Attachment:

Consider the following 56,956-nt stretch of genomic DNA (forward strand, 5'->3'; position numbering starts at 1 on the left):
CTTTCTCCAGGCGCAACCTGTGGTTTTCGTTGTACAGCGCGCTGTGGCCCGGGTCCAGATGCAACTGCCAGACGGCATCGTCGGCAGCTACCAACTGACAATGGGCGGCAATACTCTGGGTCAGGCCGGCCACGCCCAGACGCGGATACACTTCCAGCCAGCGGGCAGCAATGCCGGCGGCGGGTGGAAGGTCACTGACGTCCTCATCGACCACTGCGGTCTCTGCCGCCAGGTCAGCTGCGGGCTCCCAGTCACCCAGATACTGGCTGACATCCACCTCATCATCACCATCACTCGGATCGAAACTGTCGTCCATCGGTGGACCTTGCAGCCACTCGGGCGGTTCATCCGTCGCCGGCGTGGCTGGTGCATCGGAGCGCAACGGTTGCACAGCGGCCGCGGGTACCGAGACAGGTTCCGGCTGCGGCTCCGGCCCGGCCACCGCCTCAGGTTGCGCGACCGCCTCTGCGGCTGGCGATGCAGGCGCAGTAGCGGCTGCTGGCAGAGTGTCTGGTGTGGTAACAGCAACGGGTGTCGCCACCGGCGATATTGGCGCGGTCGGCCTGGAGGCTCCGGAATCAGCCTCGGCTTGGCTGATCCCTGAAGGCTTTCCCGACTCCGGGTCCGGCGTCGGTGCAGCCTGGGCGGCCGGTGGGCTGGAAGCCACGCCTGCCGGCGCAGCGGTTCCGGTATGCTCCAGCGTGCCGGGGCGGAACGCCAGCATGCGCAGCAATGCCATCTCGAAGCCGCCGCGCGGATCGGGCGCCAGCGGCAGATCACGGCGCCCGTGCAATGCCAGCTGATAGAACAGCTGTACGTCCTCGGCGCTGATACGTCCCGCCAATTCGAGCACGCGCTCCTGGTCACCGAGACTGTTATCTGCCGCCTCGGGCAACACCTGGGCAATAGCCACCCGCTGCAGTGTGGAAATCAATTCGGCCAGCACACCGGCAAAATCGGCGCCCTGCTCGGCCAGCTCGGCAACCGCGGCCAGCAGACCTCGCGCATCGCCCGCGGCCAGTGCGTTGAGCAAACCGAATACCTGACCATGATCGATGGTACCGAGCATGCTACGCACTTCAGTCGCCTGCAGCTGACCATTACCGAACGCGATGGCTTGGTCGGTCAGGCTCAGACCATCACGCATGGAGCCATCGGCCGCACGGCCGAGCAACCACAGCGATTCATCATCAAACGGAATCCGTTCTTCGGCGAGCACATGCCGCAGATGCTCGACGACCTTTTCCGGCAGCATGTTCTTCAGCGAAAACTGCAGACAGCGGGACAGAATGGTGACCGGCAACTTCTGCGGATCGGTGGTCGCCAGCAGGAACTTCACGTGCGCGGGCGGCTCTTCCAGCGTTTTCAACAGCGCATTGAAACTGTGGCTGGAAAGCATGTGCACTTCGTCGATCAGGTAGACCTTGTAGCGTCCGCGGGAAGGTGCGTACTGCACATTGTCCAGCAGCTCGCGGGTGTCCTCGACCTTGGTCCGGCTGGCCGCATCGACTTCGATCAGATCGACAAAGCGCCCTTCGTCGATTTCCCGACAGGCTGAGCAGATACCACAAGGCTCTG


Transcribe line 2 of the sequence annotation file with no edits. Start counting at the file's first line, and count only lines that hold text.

CTTTCTCCAGGCGCAACCTGTGGTTTTCGTTGTACAGCGCGCTGTGGCCCGGGTCCAGATGCAACTGCCAGACGGCATCGTCGGCAGCTACCAACTGACAATGGGCGGCAATACTCTGGGTCAGGCCGGCCACGCCCAGACGCGGATACACTTCCAGCCAGCGGGCAGCAATGCCGGCGGCGGGTGGAAGGTCACTGACGTCCTCATCGACCACTGCGGTCTCTGCCGCCAGGTCAGCTGCGGGCTCCCAGTCACCCAGATACTGGCTGACATCCACCTCATCATCACCATCACTCGGATCGAAACTGTCGTCCATCGGTGGACCTTGCAGCCACTCGGGCGGTTCATCCGTCGCCGGCGTGGCTGGTGCATCGGAGCGCAACGGTTGCACAGCGGCCGCGGGTACCGAGACAGGTTCCGGCTGCGGCTCCGGCCCGGCCACCGCCTCAGGTTGCGCGACCGCCTCTGCGGCTGGCGATGCAGGCGCAGTAGCGGCTGCTGGCAGAGTGTCTGGTGTGGTAACAGCAACGGGTGTCGCCACCGGCGATATTGGCGCGGTCGGCCTGGAGGCTCCGGAATCAGCCTCGGCTTGGCTGATCCCTGAAGGCTTTCCCGACTCCGGGTCCGGCGTCGGTGCAGCCTGGGCGGCCGGTGGGCTGGAAGCCACGCCTGCCGGCGCAGCGGTTCCGGTATGCTCCAGCGTGCCGGGGCGGAACGCCAGCATGCGCAGCAATGCCATCTCGAAGCCGCCGCGCGGATCGGGCGCCAGCGGCAGATCACGGCGCCCGTGCAATGCCAGCTGATAGAACAGCTGTACGTCCTCGGCGCTGATACGTCCCGCCAATTCGAGCACGCGCTCCTGGTCACCGAGACTGTTATCTGCCGCCTCGGGCAACACCTGGGCAATAGCCACCCGCTGCAGTGTGGAAATCAATTCGGCCAGCACACCGGCAAAATCGGCGCCCTGCTCGGCCAGCTCGGCAACCGCGGCCAGCAGACCTCGCGCATCGCCCGCGGCCAGTGCGTTGAGCAAACCGAATACCTGACCATGATCGATGGTACCGAGCATGCTACGCACTTCAGTCGCCTGCAGCTGACCATTACCGAACGCGATGGCTTGGTCGGTCAGGCTCAGACCATCACGCATGGAGCCATCGGCCGCACGGCCGAGCAACCACAGCGATTCATCATCAAACGGAATCCGTTCTTCGGCGAGCACATGCCGCAGATGCTCGACGACCTTTTCCGGCAGCATGTTCTTCAGCGAAAACTGCAGACAGCGGGACAGAATGGTGACCGGCAACTTCTGCGGATCGGTGGTCGCCAGCAGGAACTTCACGTGCGCGGGCGGCTCTTCCAGCGTTTTCAACAGCGCATTGAAACTGTGGCTGGAAAGCATGTGCACTTCGTCGATCAGGTAGACCTTGTAGCGTCCGCGGGAAGGTGCGTACTGCACATTGTCCAGCAGCTCGCGGGTGTCCTCGACCTTGGTCCGGCTGGCCGCATCGACTTCGATCAGATCGACAAAGCGCCCTTCGTCGATTTCCCGACAGGCTGAGCAGATACCACAAGGCTCTG